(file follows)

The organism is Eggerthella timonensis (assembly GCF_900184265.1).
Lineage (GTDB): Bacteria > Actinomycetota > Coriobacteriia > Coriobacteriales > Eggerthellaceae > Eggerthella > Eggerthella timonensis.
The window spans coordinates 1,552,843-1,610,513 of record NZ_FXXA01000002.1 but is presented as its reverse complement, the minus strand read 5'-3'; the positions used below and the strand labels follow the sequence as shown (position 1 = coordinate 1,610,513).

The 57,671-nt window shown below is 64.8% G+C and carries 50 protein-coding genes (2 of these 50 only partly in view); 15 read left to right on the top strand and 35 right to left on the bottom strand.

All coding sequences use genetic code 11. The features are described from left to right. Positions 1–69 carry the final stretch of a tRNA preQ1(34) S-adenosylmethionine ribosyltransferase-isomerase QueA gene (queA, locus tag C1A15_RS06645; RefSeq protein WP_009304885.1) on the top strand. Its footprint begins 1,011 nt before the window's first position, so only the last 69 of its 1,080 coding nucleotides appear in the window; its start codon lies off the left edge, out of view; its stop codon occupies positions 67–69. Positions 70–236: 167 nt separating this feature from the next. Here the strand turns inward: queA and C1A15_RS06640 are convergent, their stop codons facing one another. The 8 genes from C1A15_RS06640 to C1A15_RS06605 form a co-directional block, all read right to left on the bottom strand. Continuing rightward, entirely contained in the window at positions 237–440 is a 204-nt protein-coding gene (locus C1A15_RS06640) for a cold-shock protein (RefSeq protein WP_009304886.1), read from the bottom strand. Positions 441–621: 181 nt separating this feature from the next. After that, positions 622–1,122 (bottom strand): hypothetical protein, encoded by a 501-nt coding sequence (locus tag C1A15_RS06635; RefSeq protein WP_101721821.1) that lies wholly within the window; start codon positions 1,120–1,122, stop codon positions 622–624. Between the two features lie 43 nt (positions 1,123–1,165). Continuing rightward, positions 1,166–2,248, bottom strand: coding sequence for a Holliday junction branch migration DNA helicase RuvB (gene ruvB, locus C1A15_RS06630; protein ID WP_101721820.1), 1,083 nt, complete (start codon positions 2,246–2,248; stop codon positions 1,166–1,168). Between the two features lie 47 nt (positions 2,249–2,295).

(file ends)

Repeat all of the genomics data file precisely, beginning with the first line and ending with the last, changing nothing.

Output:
The organism is Eggerthella timonensis (assembly GCF_900184265.1).
Lineage (GTDB): Bacteria > Actinomycetota > Coriobacteriia > Coriobacteriales > Eggerthellaceae > Eggerthella > Eggerthella timonensis.
The window spans coordinates 1,552,843-1,610,513 of record NZ_FXXA01000002.1 but is presented as its reverse complement, the minus strand read 5'-3'; the positions used below and the strand labels follow the sequence as shown (position 1 = coordinate 1,610,513).

The 57,671-nt window shown below is 64.8% G+C and carries 50 protein-coding genes (2 of these 50 only partly in view); 15 read left to right on the top strand and 35 right to left on the bottom strand.

All coding sequences use genetic code 11. The features are described from left to right. Positions 1–69 carry the final stretch of a tRNA preQ1(34) S-adenosylmethionine ribosyltransferase-isomerase QueA gene (queA, locus tag C1A15_RS06645; RefSeq protein WP_009304885.1) on the top strand. Its footprint begins 1,011 nt before the window's first position, so only the last 69 of its 1,080 coding nucleotides appear in the window; its start codon lies off the left edge, out of view; its stop codon occupies positions 67–69. Positions 70–236: 167 nt separating this feature from the next. Here the strand turns inward: queA and C1A15_RS06640 are convergent, their stop codons facing one another. The 8 genes from C1A15_RS06640 to C1A15_RS06605 form a co-directional block, all read right to left on the bottom strand. Continuing rightward, entirely contained in the window at positions 237–440 is a 204-nt protein-coding gene (locus C1A15_RS06640) for a cold-shock protein (RefSeq protein WP_009304886.1), read from the bottom strand. Positions 441–621: 181 nt separating this feature from the next. After that, positions 622–1,122 (bottom strand): hypothetical protein, encoded by a 501-nt coding sequence (locus tag C1A15_RS06635; RefSeq protein WP_101721821.1) that lies wholly within the window; start codon positions 1,120–1,122, stop codon positions 622–624. Between the two features lie 43 nt (positions 1,123–1,165). Continuing rightward, positions 1,166–2,248, bottom strand: coding sequence for a Holliday junction branch migration DNA helicase RuvB (gene ruvB, locus C1A15_RS06630; protein ID WP_101721820.1), 1,083 nt, complete (start codon positions 2,246–2,248; stop codon positions 1,166–1,168). Between the two features lie 47 nt (positions 2,249–2,295).